Depending upon the specific type of street drug that a person takes and the environment in which he or she takes that drug, the effects listed in the previous sentence may lead to a significant increase in sexual behaviors. As the Center for AIDS Prevention Studies (CAPS) at the University of California, San Francisco has noted, the use of club drugs encourages sexual risk-taking and puts the users of these substances at an increased risk for contracting HIV.
Reckless & Risky
It is also possible that an individual may be experiencing both an addiction to sex and a substance use disorder involving methamphetamine, cocaine, or another street drug. In none of these cases should these behaviors be dismissed as nothing more than personal weakness or a lack of character.
Abusing street drugs and engaging in high-risk sexual activities are self-defeating behaviors that are indicative of individuals in crisis, and that merit thorough assessment by qualified professionals. As was the case when Betty Ford first revealed her struggles with addiction, we should not allow a lack of public understanding to prevent us from acknowledging the dignity and humanity of these individuals. We should also make a concerted effort to ensure that an absence of consensus does not prevent us from recognizing the pain that they are in and responding not with scorn or derision, but instead with empathy and compassion.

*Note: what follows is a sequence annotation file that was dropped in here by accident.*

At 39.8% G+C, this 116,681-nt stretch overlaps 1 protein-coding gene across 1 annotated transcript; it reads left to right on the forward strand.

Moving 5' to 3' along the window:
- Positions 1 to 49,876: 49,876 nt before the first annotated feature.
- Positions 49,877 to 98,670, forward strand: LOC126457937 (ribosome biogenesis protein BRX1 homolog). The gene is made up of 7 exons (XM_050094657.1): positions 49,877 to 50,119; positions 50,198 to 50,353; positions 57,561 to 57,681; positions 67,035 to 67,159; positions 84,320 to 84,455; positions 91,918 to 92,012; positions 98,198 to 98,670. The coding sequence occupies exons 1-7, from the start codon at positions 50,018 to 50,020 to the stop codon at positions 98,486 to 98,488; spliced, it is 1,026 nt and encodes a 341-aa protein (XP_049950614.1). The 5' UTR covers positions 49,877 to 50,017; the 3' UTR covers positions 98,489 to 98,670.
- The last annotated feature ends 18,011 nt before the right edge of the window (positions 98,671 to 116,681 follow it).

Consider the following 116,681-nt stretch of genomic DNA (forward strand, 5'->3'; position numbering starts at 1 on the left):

About the Author:
“Sexual Addiction and Street Drug Use” was written by Wilmington Treatment Center clinical content team member Hugh C. McBride. Hugh has several years of experience researching and writing on a wide range of topics related to behavioral healthcare. He has a Bachelor of Arts degree from Grove City College.
Wilmington Treatment Center is a residential treatment program that provides a full continuum of care to adult men and women who have been struggling with substance abuse, chemical dependency, and certain co-occurring disorders. Located in Wilmington, N.C., the center features evidence-based treatment, state of the art detoxification protocols, and a locally developed multidisciplinary approach that is tailored to allow the staff to meet each patient wherever he or she is on the pathway of recovery. Since the day the program accepted its first patient in 1984, Wilmington Treatment Center has been dedicated to providing personalized care that incorporates the 12-step philosophy and principles, relapse prevention education, and a strong family component.
The opinions and views of our guest contributors are shared to provide a broad perspective of addictions. These are not necessarily the views of Addiction Hope, but an effort to offer a discussion of various issues by different concerned individuals.
We at Addiction Hope understand that addictions result from multiple physical, emotional, environmental, and genetic factors. If you or a loved one are suffering from an addiction, please know that there is hope for you, and seek immediate professional help.
Published on November 5, 2015
Reviewed and Updated by Jacquelyn Ekern, MS, LPC on January 12, 2021
Published on AddictionHope.com